So finally, let’s talk about exactly HOW to eat mindfully.
For starters, that means not eating in front of a newspaper, book, computer, TV or smart phone, which for most people (self included), is half the battle.
After that, there are many approaches and techniques. I’ve read through dozens of online sources to see what the experts have to say and man oh man can they make something simple so very complicated!
Here are what I think are the five most essential tips to eat mindfully.
1. Relax before each meal.
Whether this means saying a prayer (like Grace) or taking five to ten deep breaths in preparation, our bodies digest our food better when we’re in a calm and relaxed state. Turn off all electronic devices and be sure to eat either in silence or have some relaxing music playing in the background.
2. Eat slowly and savor each bite.
Pay attention to the taste and texture of the food. Notice the different flavors and chew slowly. Try to make each mouthful of food last 15-20 seconds. Alternatively, count each chew per bite of food. Strive for at least 30 chews before swallowing.
3. Eat only what’s on your plate.
By eating slowly you’re less likely to reach for second servings. Make a commitment to eat only one plateful of food per meal. And of course, don’t overfill the plate!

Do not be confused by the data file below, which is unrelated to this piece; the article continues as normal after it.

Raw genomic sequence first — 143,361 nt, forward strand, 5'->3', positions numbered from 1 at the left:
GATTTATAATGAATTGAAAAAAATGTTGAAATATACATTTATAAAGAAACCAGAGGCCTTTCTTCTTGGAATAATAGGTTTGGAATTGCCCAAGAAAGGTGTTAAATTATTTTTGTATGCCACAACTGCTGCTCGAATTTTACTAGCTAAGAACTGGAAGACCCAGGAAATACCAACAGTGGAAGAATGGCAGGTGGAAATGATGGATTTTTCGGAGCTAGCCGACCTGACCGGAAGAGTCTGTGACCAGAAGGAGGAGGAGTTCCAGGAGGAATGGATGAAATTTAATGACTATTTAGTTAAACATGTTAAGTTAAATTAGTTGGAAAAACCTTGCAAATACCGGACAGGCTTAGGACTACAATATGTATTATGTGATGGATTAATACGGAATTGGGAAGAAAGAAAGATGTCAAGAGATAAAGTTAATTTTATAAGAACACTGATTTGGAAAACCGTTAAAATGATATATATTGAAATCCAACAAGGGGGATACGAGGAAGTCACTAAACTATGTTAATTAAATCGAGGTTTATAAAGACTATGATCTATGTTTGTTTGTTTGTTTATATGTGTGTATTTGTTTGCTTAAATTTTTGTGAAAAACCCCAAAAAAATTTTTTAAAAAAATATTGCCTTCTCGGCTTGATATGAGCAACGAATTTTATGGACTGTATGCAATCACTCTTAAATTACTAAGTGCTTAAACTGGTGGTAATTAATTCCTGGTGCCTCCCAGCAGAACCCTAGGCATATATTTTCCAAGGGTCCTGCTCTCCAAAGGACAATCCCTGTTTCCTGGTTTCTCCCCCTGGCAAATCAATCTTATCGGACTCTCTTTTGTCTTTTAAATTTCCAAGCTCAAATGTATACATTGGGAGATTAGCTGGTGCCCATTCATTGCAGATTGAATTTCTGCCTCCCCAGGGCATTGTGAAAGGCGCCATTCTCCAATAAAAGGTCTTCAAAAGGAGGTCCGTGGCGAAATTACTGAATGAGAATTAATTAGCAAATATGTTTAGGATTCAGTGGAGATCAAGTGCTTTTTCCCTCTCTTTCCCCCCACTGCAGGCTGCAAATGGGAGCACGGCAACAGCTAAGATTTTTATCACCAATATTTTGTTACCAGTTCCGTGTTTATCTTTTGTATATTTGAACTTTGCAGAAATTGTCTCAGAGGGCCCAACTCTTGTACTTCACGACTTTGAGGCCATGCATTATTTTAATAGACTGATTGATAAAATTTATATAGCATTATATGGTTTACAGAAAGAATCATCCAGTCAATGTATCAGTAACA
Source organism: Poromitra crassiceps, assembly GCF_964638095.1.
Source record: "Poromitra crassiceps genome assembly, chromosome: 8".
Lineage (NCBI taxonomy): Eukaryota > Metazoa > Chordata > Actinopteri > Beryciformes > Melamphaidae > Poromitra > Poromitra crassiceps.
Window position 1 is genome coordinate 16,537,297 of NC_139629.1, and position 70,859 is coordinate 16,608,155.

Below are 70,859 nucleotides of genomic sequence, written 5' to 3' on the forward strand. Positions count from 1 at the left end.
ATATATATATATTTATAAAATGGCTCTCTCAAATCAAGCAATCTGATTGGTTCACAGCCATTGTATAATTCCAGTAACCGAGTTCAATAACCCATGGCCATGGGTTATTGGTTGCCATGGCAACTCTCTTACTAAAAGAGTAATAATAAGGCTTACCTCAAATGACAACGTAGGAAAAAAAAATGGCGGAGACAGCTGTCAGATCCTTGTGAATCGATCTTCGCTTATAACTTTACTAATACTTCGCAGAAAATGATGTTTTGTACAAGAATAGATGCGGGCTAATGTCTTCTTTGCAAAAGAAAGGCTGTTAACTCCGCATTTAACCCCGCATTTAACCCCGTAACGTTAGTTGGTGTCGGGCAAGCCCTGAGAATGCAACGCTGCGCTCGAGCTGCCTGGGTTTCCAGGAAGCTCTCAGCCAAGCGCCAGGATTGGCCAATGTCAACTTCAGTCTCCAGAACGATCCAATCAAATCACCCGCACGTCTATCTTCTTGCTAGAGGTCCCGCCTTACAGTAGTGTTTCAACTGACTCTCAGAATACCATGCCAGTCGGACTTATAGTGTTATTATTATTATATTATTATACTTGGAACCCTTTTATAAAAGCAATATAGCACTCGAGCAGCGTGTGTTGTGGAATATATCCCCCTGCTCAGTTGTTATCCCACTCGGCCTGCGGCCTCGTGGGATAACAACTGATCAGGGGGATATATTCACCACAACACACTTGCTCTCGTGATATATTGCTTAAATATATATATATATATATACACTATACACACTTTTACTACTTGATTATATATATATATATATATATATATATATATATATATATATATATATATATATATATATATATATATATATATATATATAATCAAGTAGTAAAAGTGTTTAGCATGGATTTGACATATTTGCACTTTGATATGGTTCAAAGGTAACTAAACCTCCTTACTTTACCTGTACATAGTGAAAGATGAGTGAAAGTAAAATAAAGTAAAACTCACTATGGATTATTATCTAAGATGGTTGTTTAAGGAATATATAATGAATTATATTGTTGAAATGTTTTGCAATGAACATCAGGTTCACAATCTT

4. Pay close attention to the feeling of fullness.
As the meal progresses, notice how each bite makes you feel more and more full. Pay close attention to that fine line between feeling satiated and over eating. This occurs when your stomach is approximately three-quarters full. You will become more in tune with this over time, especially by following the first three steps.
5. Give thanks and gratitude
When the meal is over, sit for a while and relax. Give thanks for the nourishment, those who grew the food, delivered the food, prepared it for you and those with whom you shared your meal (even if it’s just yourself!).
Start with these and you’ll surely be on your way to a healthier relationship with food whether you have a chronic digestive issue or not.
And keep in mind that eating mindfully is not easy. It’s a practice so don’t get discouraged if after a few attempts, you don’t feel any benefit. Keep at it. And as I said, I’m not very good at it myself. So at the risk of being a hypocrite, I’m going to commit to a full week of mindful eating starting today.
Care to join me?
If you have additional thoughts or tips on this subject, please share in the comments below.
Additional Resource to Eat Mindfully
Eating Mindfully: How to End Mindless Eating and Enjoy a Balanced Relationship with Food
Savor: Mindful Eating, Mindful Life
Photo credits: @Depositphotos/wrangler, @Depositphotos/kateholms
Craig Fear is the creator of Fearless Eating and the author of three books, The 30-Day Heartburn Solution, Fearless Broths and Soups and The Thai Soup Secret. After years helping clients with digestive issues, Craig decided to pursue writing full-time. He intends to write many more books on broths and soups from around the world! Click here to learn more about Craig.